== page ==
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Sometimes I read a first person story in past tense and I'm amazed at how much the main character is able to remember in such detail about events that happen decades ago. I know some books uses tools to explain the level of accuracy in the narration like a diary, letters, documents, video or audio recordings. But some fiction books in first person never tells you anything about this, why is that? Am I meant to assume something or leave it a mystery?

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In situations like that the writer is using a narrator who is describing events not from a perspective of after the story has ended, but of a perspective of immediately after it happens. When you think to yourself about actions you just made, or actions you just saw, it's mostly in past tense. "I threw the ball." Or "He ran." Etc. When describing objects, however, we use present tense. "The gun is against the wall." Or "His pants are grey." Having a narrator a few seconds in the future prevents the tense mixing that we naturally have in our minds that might be confusing or considered bad writing. Having the entire story as present tense is another way around it. It's just stylistic choice and preference

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    Thanks so much for the info! Hm what u say make a lot of sense. But the book I am reading now is The age of miracles by Karen Thompson Walker. Sometimes in this story the first person narrator talks directly to the audience after some scenes and tells you the consequence of that event such as : It was many years after that event that we finally understood what it meant and looking back at it I regret doing it ( I am paraphrasing) . It feels like the narrator is talking to us after the fact. Many years ahead. – Hiluluk Adde Apr 11 at 15:52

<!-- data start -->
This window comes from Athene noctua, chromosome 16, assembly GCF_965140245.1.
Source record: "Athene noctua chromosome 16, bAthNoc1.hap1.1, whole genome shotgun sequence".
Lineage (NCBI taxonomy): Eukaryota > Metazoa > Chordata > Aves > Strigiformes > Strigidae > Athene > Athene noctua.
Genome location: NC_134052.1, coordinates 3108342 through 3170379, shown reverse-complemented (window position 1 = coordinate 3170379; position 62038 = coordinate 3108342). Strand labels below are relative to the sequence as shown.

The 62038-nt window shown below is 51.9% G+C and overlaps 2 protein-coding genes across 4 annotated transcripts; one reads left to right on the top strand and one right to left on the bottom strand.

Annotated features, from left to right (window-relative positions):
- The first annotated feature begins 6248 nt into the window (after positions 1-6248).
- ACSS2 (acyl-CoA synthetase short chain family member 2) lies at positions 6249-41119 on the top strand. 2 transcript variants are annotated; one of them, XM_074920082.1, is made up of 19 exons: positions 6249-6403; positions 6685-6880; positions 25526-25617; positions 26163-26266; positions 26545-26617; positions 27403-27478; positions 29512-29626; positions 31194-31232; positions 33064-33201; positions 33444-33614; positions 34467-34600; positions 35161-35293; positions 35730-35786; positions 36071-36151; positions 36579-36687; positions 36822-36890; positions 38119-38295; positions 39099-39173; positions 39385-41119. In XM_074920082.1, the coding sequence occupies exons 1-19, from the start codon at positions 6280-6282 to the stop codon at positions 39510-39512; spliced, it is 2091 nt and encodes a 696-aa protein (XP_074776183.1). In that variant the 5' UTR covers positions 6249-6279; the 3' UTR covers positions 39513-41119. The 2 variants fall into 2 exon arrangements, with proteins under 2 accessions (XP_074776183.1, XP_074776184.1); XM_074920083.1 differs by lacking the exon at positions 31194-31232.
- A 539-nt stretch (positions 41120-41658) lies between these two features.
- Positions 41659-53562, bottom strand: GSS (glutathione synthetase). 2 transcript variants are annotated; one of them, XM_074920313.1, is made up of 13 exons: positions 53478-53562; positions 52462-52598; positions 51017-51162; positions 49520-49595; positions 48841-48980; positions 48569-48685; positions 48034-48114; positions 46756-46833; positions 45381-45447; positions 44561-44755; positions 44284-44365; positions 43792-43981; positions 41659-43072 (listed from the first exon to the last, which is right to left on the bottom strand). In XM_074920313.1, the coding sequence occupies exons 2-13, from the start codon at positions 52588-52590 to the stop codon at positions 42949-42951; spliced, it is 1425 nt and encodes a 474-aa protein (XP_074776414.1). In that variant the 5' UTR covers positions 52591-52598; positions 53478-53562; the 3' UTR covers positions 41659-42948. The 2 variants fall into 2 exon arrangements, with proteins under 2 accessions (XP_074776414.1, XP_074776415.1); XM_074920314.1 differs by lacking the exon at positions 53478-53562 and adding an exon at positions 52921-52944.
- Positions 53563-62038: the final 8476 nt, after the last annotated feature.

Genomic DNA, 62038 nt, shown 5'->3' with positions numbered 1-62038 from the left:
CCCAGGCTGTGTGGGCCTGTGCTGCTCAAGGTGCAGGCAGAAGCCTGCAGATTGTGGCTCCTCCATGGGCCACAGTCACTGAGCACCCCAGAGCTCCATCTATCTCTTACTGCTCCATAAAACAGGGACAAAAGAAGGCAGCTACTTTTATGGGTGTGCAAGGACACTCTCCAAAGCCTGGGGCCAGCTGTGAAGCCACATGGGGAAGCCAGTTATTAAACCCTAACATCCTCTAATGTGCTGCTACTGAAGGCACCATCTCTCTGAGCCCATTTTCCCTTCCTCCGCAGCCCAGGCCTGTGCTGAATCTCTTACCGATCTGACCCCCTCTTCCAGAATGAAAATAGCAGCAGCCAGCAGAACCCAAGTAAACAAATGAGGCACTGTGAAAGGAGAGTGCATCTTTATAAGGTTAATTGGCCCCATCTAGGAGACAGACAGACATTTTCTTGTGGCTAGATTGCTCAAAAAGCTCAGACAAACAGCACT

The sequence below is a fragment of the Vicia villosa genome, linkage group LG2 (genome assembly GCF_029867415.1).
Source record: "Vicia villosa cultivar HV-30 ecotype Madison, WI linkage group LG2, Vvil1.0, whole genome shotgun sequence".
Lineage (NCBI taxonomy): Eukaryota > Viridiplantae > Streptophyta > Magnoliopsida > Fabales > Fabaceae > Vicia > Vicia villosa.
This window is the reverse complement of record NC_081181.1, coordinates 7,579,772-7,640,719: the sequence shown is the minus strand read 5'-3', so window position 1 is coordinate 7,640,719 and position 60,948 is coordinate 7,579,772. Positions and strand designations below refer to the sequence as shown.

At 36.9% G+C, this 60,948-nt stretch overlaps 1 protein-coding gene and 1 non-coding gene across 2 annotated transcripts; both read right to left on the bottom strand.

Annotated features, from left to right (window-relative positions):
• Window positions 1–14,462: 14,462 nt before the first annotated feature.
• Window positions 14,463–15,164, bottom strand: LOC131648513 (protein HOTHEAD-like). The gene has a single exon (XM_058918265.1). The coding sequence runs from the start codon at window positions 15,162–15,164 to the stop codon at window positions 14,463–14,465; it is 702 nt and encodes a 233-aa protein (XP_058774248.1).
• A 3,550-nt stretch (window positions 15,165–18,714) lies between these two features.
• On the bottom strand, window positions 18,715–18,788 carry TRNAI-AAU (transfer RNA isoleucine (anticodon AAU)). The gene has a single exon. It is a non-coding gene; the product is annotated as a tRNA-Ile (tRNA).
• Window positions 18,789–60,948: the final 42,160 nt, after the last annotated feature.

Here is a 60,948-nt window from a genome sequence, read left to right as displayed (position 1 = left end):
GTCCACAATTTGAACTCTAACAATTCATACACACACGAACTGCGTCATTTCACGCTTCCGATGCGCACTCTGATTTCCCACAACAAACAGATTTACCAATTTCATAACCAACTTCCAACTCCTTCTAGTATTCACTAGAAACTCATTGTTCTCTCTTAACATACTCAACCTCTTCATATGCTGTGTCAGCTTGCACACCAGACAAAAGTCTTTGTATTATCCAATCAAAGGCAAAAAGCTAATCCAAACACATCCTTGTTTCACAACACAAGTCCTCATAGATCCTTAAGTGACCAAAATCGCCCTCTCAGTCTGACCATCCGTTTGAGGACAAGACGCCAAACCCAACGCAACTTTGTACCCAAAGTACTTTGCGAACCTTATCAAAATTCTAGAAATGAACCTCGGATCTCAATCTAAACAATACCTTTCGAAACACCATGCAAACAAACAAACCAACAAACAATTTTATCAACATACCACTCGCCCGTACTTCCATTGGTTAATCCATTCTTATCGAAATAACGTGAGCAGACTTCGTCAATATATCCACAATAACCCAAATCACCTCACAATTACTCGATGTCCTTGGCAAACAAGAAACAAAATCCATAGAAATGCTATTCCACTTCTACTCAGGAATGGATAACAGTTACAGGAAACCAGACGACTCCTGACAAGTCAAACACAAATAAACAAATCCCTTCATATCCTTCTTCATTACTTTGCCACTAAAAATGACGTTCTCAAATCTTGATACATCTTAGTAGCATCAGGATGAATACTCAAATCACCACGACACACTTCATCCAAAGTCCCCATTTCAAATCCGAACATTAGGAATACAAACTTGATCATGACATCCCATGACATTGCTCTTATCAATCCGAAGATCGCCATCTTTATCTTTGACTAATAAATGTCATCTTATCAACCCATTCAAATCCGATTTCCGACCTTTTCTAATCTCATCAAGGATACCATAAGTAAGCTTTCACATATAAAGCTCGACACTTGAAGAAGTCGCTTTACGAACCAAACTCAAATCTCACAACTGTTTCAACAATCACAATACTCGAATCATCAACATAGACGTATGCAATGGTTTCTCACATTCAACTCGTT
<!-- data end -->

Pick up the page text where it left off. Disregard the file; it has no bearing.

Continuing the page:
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    Oh I see what you mean now. In stories like that I think you're just suppised to assume the writer has spent a lot of time remembering the story and its details. Has actually gone over the story many times in their head or on the page depending on what kind of narrator you have, and have just been able to remember everything. It bugs me too but I just try not to think about it as frustrating as it is 🙃 – MingD14 Apr 11 at 17:13
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At first, it would appear that the choice between past and present tense is binary. But the past starts a second ago and extends back for "a very long time". The further back into the past, the more unreliable that the narrator is likely to be. If there are several narrators, it is likely that each narrator will have a different perspective on the story and will remember different details of what did or did not happen. That perspective will certainly change over time: what is important to the young woman is not so important to that same woman who now has a dozen grandchildren.

You as a writer of fiction have the freedom to select the point of view that best serves your story. It is more work, but you might want to tell a simple story from multiple POVs to get a handle on how each POV contributes to the tone and texture of the story.

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